Some oils are clean or slight yellow; I color those myself with food or candle coloring. While recoloring the new batch; for whatever reason color didn’t come that well. This has happened with Egyptian musk scent. I have a honey thick version which once it is inside a bottle it’s very hard to shake and mix with colors. I did color it a few times but my hand would hurt, so now I don’t bother any longer. I guarantee you, it’s the same oil.
A new purchase doesn’t smell the same as before. What about that?
It can be two reasons,
1st – it is you, it’s not me (and I am not trying to break up with you). I have had this happen multiple times. I provided customers with oil from the same bottle as previous transaction. I have checked my records, customers buying time and my records of restocking. One of the buyers went extra mile and hired a “nose”. This particular customer agreed that it was indeed same scent, A few others unfortunately, were too quick to judge and didn’t believe me.
2nd – my supplier or I, changed the oil source. When my supplier changes their purchasing source, unfortunately I don’t get to know that. I have tested all the oils I have bought and compared them to branded ones. When restocking I sniff test them to make sure I get the same oil and they are not mislabeled. These changes in sources can cause slight changes in scent variations. I have been honest when customers have complained about such issues. I really do strive for their satisfaction and told them that the bottles are different or oils are from different suppliers. A few times they have been satisfied with my answer and a few cases they have returned the oils. No ill feelings toward them, and hopefully none toward me.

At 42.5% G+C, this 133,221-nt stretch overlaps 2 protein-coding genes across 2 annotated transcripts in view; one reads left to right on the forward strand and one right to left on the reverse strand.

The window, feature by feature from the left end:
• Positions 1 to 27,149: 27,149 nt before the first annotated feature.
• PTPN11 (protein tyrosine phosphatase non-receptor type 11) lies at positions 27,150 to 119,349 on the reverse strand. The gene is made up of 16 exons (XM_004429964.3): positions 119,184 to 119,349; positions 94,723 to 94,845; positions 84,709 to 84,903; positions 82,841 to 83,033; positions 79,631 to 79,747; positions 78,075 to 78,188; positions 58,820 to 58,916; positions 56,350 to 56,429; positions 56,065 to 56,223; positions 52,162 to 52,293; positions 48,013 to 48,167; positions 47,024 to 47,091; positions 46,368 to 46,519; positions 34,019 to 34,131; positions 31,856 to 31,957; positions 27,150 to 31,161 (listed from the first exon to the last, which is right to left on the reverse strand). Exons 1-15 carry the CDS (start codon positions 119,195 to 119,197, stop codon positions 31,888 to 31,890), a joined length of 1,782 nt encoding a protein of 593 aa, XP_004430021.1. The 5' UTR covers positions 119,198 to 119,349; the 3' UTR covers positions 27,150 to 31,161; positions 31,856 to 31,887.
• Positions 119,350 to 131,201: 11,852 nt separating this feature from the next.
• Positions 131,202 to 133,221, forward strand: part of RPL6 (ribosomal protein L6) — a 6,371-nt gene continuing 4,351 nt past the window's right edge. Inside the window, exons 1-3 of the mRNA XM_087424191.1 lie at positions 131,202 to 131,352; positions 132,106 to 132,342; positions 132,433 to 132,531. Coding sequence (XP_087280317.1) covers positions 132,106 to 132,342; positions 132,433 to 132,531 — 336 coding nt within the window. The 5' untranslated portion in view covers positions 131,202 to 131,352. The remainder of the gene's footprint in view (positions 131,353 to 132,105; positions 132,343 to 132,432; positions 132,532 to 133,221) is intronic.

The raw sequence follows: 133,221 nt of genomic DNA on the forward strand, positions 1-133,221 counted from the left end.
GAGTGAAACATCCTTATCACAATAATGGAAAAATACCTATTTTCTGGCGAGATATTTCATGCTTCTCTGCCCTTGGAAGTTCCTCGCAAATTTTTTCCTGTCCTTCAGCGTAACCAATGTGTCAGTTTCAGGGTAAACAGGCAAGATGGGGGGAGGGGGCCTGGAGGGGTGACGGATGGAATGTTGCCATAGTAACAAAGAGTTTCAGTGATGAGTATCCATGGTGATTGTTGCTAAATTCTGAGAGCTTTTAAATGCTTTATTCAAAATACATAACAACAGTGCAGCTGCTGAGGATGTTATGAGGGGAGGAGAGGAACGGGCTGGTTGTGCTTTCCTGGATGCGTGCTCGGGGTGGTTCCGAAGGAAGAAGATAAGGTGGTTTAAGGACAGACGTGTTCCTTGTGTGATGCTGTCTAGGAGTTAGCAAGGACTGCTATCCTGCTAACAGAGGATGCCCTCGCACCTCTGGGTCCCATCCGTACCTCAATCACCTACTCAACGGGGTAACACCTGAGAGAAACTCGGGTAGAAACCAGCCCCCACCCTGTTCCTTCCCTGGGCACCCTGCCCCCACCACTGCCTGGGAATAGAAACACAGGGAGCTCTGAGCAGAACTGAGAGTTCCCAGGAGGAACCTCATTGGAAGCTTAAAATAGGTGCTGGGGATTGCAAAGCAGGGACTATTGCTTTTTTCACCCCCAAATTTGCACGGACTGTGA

When I change my suppliers, I change them for the better of yours. For the better of yours it is when I get a stronger scent, a closer to the original. I test the new samples before I place my order. The way I test them, is to put same quantity of the 1st source and 2nd source in strip test papers.
I sniff them at regular intervals to compare the strength, the richness and the lasting of the oils. I go with whatever I believe is of higher quality. I am always trying to improve my products.
What are your bestselling perfume oils?
Egyptian Musk is very good one. It is very thick and sweet like honey. I don’t recommend it to cold climate people unless you keep it warm in the dashboard or in your warm pocket, otherwise it will freeze.
Creed Aventus type is very good, Tobacco oud/Vanille, Black Opium Type etc are also very good ones.
There are some gems, oils that are not backed up by designers, but nevertheless are very nice. Golden sand is my favorite and that’s what I use mostly myself, sandalwood, Paradise breeze (my own blend), white amber ….. you got to try them yourself and add to your collection!
I am still skeptical, tell me some more….